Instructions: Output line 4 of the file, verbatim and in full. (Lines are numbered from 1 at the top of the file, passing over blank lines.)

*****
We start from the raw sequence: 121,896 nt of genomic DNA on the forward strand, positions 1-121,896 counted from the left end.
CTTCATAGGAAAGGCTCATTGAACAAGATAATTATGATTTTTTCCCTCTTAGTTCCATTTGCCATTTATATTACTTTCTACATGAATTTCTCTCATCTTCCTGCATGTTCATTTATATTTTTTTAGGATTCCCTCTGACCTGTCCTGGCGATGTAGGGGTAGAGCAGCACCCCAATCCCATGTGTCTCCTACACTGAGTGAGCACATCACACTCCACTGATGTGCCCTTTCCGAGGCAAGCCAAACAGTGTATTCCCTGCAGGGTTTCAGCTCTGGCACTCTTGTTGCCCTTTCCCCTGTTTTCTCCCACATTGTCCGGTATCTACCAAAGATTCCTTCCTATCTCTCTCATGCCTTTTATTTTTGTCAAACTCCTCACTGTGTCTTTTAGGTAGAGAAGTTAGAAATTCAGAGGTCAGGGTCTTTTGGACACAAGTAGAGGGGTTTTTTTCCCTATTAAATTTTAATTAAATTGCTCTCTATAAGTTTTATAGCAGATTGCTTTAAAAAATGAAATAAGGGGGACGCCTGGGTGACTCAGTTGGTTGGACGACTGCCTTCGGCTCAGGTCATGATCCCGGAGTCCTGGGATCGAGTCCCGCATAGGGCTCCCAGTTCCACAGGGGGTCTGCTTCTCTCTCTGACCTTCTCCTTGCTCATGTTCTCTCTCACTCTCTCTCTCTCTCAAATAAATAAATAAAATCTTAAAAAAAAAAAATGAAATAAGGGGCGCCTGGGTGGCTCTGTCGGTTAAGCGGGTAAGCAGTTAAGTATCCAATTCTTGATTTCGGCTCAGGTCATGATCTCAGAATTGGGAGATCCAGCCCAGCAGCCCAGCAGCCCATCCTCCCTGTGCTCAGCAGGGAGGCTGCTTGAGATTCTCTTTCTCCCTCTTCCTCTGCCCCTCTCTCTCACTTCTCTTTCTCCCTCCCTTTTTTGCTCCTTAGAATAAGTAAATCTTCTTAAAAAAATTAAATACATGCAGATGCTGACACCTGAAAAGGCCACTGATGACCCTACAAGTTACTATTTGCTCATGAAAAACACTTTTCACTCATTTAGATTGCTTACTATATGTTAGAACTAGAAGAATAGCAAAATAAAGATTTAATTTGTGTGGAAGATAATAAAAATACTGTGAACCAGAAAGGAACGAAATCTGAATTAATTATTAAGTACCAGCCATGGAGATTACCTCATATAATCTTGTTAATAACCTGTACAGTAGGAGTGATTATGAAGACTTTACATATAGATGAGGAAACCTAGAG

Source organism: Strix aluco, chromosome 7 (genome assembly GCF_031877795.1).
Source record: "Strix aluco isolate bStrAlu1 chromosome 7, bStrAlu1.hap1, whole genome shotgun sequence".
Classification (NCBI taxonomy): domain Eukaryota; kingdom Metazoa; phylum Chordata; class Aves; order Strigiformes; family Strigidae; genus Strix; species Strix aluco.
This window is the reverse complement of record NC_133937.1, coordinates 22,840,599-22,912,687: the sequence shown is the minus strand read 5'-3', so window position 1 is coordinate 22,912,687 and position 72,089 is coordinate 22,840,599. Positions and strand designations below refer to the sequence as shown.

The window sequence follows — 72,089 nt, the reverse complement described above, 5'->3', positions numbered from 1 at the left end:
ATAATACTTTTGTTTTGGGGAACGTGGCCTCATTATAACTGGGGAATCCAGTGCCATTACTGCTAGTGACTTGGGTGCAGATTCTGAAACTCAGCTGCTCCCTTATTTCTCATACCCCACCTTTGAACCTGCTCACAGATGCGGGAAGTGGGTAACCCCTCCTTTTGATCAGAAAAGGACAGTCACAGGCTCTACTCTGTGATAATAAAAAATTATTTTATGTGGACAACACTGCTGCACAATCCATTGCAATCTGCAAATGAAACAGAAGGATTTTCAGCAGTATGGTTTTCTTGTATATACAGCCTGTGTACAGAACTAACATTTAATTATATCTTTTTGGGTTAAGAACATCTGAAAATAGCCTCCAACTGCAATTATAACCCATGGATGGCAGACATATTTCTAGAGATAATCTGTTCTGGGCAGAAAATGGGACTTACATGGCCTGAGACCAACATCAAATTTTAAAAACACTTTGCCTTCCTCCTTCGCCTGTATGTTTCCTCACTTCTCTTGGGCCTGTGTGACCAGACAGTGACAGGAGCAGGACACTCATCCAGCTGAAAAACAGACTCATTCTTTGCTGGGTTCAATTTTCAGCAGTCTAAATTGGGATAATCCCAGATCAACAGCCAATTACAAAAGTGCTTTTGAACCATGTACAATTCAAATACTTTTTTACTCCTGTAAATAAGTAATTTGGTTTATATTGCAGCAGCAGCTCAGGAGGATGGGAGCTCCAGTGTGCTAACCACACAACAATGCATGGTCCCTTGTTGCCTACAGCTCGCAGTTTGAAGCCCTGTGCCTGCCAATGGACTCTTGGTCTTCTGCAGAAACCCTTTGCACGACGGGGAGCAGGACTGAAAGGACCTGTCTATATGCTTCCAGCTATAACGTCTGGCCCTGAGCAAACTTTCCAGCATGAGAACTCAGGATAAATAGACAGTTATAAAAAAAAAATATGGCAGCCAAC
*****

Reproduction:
Source record: "Strix aluco isolate bStrAlu1 chromosome 7, bStrAlu1.hap1, whole genome shotgun sequence".